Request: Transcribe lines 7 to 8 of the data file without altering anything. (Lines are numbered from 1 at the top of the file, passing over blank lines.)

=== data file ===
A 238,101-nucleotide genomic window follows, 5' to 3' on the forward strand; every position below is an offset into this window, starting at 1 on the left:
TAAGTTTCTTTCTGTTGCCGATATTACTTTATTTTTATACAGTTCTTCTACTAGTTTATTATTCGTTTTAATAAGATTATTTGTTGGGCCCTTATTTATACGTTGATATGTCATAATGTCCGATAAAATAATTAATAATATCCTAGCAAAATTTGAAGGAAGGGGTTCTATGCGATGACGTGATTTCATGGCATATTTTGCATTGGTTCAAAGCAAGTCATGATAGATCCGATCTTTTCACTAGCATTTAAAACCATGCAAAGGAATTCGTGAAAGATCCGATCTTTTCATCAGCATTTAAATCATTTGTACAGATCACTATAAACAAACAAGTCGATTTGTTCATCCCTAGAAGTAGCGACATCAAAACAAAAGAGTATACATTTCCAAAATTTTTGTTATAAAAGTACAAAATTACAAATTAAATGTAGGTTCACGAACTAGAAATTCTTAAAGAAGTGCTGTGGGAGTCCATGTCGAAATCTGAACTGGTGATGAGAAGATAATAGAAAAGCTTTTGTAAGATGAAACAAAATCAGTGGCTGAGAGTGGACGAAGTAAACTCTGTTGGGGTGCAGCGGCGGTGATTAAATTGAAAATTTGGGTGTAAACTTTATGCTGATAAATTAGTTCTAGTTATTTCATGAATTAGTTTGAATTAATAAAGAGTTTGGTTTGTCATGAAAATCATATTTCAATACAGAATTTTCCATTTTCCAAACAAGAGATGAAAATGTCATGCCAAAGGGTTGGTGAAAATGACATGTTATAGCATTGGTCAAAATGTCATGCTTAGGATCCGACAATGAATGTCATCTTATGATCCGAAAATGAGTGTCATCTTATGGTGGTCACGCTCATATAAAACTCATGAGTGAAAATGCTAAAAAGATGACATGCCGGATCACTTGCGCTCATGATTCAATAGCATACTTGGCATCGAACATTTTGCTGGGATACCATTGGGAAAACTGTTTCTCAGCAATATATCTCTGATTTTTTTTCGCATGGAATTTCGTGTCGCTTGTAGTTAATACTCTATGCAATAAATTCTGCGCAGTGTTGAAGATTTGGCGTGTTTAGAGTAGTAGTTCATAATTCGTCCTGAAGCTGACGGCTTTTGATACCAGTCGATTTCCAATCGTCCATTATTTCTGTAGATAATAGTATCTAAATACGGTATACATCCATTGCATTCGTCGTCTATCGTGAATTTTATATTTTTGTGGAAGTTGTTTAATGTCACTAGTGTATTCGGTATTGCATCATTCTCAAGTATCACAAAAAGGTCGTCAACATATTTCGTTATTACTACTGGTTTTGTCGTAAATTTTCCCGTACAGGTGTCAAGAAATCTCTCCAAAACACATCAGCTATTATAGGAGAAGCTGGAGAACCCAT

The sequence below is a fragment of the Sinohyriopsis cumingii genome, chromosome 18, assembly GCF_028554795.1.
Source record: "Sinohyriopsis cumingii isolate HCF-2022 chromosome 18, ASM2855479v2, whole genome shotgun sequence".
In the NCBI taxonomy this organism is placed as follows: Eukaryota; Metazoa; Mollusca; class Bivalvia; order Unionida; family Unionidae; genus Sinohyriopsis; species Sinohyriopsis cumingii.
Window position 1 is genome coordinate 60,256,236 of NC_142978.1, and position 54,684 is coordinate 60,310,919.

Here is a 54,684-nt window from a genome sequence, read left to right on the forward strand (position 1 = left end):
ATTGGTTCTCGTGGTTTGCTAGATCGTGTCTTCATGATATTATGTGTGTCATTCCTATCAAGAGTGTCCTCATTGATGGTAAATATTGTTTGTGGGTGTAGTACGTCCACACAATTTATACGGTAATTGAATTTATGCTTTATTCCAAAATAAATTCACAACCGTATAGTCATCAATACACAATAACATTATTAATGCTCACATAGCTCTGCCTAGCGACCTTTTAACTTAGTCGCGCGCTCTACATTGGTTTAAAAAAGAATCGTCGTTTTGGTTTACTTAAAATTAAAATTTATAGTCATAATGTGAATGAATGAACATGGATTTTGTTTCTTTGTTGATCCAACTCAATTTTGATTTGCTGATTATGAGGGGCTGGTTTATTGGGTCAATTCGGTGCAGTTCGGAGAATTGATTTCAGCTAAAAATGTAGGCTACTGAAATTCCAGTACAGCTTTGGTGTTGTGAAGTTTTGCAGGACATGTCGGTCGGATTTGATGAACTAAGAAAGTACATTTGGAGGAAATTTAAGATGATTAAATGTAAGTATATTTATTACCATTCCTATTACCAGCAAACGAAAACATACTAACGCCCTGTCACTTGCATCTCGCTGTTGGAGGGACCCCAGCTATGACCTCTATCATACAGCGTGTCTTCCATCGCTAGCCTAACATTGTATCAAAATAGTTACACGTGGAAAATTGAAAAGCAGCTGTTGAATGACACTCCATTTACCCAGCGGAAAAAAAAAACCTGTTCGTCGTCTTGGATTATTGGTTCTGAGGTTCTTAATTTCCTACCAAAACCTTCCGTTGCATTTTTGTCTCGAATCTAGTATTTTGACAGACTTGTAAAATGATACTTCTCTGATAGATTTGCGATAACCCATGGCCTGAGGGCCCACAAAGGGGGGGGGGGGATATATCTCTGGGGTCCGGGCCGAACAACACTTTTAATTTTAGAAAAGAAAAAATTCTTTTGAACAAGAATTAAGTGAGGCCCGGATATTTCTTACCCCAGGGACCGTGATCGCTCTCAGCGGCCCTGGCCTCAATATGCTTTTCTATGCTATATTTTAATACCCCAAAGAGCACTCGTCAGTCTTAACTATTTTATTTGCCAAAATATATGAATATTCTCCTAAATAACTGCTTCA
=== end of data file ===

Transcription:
Here is a 54,684-nt window from a genome sequence, read left to right on the forward strand (position 1 = left end):
ATTGGTTCTCGTGGTTTGCTAGATCGTGTCTTCATGATATTATGTGTGTCATTCCTATCAAGAGTGTCCTCATTGATGGTAAATATTGTTTGTGGGTGTAGTACGTCCACACAATTTATACGGTAATTGAATTTATGCTTTATTCCAAAATAAATTCACAACCGTATAGTCATCAATACACAATAACATTATTAATGCTCACATAGCTCTGCCTAGCGACCTTTTAACTTAGTCGCGCGCTCTACATTGGTTTAAAAAAGAATCGTCGTTTTGGTTTACTTAAAATTAAAATTTATAGTCATAATGTGAATGAATGAACATGGATTTTGTTTCTTTGTTGATCCAACTCAATTTTGATTTGCTGATTATGAGGGGCTGGTTTATTGGGTCAATTCGGTGCAGTTCGGAGAATTGATTTCAGCTAAAAATGTAGGCTACTGAAATTCCAGTACAGCTTTGGTGTTGTGAAGTTTTGCAGGACATGTCGGTCGGATTTGATGAACTAAGAAAGTACATTTGGAGGAAATTTAAGATGATTAAATGTAAGTATATTTATTACCATTCCTATTACCAGCAAACGAAAACATACTAACGCCCTGTCACTTGCATCTCGCTGTTGGAGGGACCCCAGCTATGACCTCTATCATACAGCGTGTCTTCCATCGCTAGCCTAACATTGTATCAAAATAGTTACACGTGGAAAATTGAAAAGCAGCTGTTGAATGACACTCCATTTACCCAGCGGAAAAAAAAAACCTGTTCGTCGTCTTGGATTATTGGTTCTGAGGTTCTTAATTTCCTACCAAAACCTTCCGTTGCATTTTTGTCTCGAATCTAGTATTTTGACAGACTTGTAAAATGATACTTCTCTGATAGATTTGCGATAACCCATGGCCTGAGGGCCCACAAAGGGGGGGGGGGGATATATCTCTGGGGTCCGGGCCGAACAACACTTTTAATTTTAGAAAAGAAAAAATTCTTTTGAACAAGAATTAAGTGAGGCCCGGATATTTCTTACCCCAGGGACCGTGATCGCTCTCAGCGGCCCTGGCCTCAATATGCTTTTCTATGCTATATTTTAATACCCCAAAGAGCACTCGTCAGTCTTAACTATTTTATTTGCCAAAATATATGAATATTCTCCTAAATAACTGCTTCA